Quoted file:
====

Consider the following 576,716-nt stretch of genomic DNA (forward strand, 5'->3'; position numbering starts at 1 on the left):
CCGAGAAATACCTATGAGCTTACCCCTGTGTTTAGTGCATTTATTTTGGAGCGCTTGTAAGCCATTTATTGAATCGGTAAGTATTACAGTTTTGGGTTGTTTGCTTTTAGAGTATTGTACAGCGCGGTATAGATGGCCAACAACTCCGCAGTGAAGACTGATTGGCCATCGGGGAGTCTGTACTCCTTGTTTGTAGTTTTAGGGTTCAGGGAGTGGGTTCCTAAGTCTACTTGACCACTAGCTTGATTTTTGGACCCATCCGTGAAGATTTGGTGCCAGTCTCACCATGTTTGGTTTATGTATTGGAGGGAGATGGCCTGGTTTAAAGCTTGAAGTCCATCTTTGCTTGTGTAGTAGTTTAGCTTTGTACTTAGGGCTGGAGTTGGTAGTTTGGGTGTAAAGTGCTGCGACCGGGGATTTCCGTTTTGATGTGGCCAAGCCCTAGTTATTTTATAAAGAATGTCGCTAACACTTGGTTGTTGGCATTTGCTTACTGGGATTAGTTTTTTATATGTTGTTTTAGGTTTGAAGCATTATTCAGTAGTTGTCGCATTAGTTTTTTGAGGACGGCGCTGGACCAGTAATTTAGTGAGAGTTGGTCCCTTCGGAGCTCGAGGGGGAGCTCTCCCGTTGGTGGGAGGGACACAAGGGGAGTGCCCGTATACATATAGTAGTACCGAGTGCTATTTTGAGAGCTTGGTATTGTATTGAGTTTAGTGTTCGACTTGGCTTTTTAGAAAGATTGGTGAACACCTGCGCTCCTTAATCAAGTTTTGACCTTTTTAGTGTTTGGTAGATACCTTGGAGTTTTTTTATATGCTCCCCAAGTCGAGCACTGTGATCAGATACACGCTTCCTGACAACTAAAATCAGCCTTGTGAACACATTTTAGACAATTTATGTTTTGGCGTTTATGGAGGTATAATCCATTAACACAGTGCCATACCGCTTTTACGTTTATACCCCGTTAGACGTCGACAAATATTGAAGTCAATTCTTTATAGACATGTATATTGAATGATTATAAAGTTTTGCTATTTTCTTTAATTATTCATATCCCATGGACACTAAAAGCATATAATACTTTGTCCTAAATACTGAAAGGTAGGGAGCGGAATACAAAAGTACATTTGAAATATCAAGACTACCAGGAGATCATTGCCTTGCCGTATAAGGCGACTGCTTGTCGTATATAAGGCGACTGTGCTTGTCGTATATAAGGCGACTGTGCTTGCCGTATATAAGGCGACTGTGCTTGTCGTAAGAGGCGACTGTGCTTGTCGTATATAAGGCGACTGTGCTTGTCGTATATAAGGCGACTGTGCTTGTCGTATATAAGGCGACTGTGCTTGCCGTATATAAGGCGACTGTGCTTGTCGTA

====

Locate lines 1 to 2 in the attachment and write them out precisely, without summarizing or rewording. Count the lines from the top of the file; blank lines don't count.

Consider the following 576,716-nt stretch of genomic DNA (forward strand, 5'->3'; position numbering starts at 1 on the left):
CCGAGAAATACCTATGAGCTTACCCCTGTGTTTAGTGCATTTATTTTGGAGCGCTTGTAAGCCATTTATTGAATCGGTAAGTATTACAGTTTTGGGTTGTTTGCTTTTAGAGTATTGTACAGCGCGGTATAGATGGCCAACAACTCCGCAGTGAAGACTGATTGGCCATCGGGGAGTCTGTACTCCTTGTTTGTAGTTTTAGGGTTCAGGGAGTGGGTTCCTAAGTCTACTTGACCACTAGCTTGATTTTTGGACCCATCCGTGAAGATTTGGTGCCAGTCTCACCATGTTTGGTTTATGTATTGGAGGGAGATGGCCTGGTTTAAAGCTTGAAGTCCATCTTTGCTTGTGTAGTAGTTTAGCTTTGTACTTAGGGCTGGAGTTGGTAGTTTGGGTGTAAAGTGCTGCGACCGGGGATTTCCGTTTTGATGTGGCCAAGCCCTAGTTATTTTATAAAGAATGTCGCTAACACTTGGTTGTTGGCATTTGCTTACTGGGATTAGTTTTTTATATGTTGTTTTAGGTTTGAAGCATTATTCAGTAGTTGTCGCATTAGTTTTTTGAGGACGGCGCTGGACCAGTAATTTAGTGAGAGTTGGTCCCTTCGGAGCTCGAGGGGGAGCTCTCCCGTTGGTGGGAGGGACACAAGGGGAGTGCCCGTATACATATAGTAGTACCGAGTGCTATTTTGAGAGCTTGGTATTGTATTGAGTTTAGTGTTCGACTTGGCTTTTTAGAAAGATTGGTGAACACCTGCGCTCCTTAATCAAGTTTTGACCTTTTTAGTGTTTGGTAGATACCTTGGAGTTTTTTTATATGCTCCCCAAGTCGAGCACTGTGATCAGATACACGCTTCCTGACAACTAAAATCAGCCTTGTGAACACATTTTAGACAATTTATGTTTTGGCGTTTATGGAGGTATAATCCATTAACACAGTGCCATACCGCTTTTACGTTTATACCCCGTTAGACGTCGACAAATATTGAAGTCAATTCTTTATAGACATGTATATTGAATGATTATAAAGTTTTGCTATTTTCTTTAATTATTCATATCCCATGGACACTAAAAGCATATAATACTTTGTCCTAAATACTGAAAGGTAGGGAGCGGAATACAAAAGTACATTTGAAATATCAAGACTACCAGGAGATCATTGCCTTGCCGTATAAGGCGACTGCTTGTCGTATATAAGGCGACTGTGCTTGTCGTATATAAGGCGACTGTGCTTGCCGTATATAAGGCGACTGTGCTTGTCGTAAGAGGCGACTGTGCTTGTCGTATATAAGGCGACTGTGCTTGTCGTATATAAGGCGACTGTGCTTGTCGTATATAAGGCGACTGTGCTTGCCGTATATAAGGCGACTGTGCTTGTCGTA